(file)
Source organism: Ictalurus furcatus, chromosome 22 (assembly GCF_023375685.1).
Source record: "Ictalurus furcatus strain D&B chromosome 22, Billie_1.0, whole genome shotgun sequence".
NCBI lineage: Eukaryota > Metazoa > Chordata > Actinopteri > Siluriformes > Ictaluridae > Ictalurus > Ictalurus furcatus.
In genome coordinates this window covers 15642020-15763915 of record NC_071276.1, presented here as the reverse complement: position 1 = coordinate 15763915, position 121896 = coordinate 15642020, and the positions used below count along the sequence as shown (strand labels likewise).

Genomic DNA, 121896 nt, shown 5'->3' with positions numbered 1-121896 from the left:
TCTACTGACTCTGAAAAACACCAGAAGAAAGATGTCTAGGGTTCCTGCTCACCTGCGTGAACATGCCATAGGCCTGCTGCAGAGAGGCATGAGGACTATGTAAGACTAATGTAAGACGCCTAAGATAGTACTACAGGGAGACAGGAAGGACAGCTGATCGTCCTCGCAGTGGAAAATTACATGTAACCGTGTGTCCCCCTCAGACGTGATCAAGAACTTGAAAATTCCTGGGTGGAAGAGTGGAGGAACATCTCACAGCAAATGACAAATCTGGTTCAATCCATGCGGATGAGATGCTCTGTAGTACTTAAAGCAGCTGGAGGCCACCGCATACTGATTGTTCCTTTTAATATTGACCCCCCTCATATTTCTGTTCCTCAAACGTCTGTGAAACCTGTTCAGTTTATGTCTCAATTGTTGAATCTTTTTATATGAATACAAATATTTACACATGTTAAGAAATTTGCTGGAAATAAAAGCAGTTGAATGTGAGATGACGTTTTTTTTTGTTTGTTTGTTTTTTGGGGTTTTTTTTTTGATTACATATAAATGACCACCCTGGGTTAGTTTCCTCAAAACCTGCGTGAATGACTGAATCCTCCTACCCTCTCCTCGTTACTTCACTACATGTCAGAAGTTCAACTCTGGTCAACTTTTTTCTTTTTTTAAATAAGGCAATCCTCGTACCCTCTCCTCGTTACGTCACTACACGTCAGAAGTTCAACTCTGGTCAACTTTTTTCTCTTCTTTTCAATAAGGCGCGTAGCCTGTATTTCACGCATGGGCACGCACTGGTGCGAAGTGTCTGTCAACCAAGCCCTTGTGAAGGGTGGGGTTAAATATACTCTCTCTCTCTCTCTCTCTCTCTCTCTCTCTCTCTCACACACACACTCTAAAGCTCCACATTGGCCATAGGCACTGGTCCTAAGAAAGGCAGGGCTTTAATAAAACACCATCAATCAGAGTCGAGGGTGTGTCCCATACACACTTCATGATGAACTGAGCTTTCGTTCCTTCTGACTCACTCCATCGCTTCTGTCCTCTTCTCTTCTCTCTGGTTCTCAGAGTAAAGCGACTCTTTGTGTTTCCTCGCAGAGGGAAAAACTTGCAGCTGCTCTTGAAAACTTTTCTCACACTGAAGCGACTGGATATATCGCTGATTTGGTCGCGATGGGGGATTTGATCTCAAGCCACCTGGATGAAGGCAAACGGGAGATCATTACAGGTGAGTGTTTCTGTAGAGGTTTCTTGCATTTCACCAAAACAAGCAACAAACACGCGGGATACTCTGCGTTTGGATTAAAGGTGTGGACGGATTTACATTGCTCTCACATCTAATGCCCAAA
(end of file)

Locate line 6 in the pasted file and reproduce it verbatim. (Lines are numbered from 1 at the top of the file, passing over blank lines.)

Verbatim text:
TCTACTGACTCTGAAAAACACCAGAAGAAAGATGTCTAGGGTTCCTGCTCACCTGCGTGAACATGCCATAGGCCTGCTGCAGAGAGGCATGAGGACTATGTAAGACTAATGTAAGACGCCTAAGATAGTACTACAGGGAGACAGGAAGGACAGCTGATCGTCCTCGCAGTGGAAAATTACATGTAACCGTGTGTCCCCCTCAGACGTGATCAAGAACTTGAAAATTCCTGGGTGGAAGAGTGGAGGAACATCTCACAGCAAATGACAAATCTGGTTCAATCCATGCGGATGAGATGCTCTGTAGTACTTAAAGCAGCTGGAGGCCACCGCATACTGATTGTTCCTTTTAATATTGACCCCCCTCATATTTCTGTTCCTCAAACGTCTGTGAAACCTGTTCAGTTTATGTCTCAATTGTTGAATCTTTTTATATGAATACAAATATTTACACATGTTAAGAAATTTGCTGGAAATAAAAGCAGTTGAATGTGAGATGACGTTTTTTTTTGTTTGTTTGTTTTTTGGGGTTTTTTTTTTGATTACATATAAATGACCACCCTGGGTTAGTTTCCTCAAAACCTGCGTGAATGACTGAATCCTCCTACCCTCTCCTCGTTACTTCACTACATGTCAGAAGTTCAACTCTGGTCAACTTTTTTCTTTTTTTAAATAAGGCAATCCTCGTACCCTCTCCTCGTTACGTCACTACACGTCAGAAGTTCAACTCTGGTCAACTTTTTTCTCTTCTTTTCAATAAGGCGCGTAGCCTGTATTTCACGCATGGGCACGCACTGGTGCGAAGTGTCTGTCAACCAAGCCCTTGTGAAGGGTGGGGTTAAATATACTCTCTCTCTCTCTCTCTCTCTCTCTCTCTCTCTCTCACACACACACTCTAAAGCTCCACATTGGCCATAGGCACTGGTCCTAAGAAAGGCAGGGCTTTAATAAAACACCATCAATCAGAGTCGAGGGTGTGTCCCATACACACTTCATGATGAACTGAGCTTTCGTTCCTTCTGACTCACTCCATCGCTTCTGTCCTCTTCTCTTCTCTCTGGTTCTCAGAGTAAAGCGACTCTTTGTGTTTCCTCGCAGAGGGAAAAACTTGCAGCTGCTCTTGAAAACTTTTCTCACACTGAAGCGACTGGATATATCGCTGATTTGGTCGCGATGGGGGATTTGATCTCAAGCCACCTGGATGAAGGCAAACGGGAGATCATTACAGGTGAGTGTTTCTGTAGAGGTTTCTTGCATTTCACCAAAACAAGCAACAAACACGCGGGATACTCTGCGTTTGGATTAAAGGTGTGGACGGATTTACATTGCTCTCACATCTAATGCCCAAA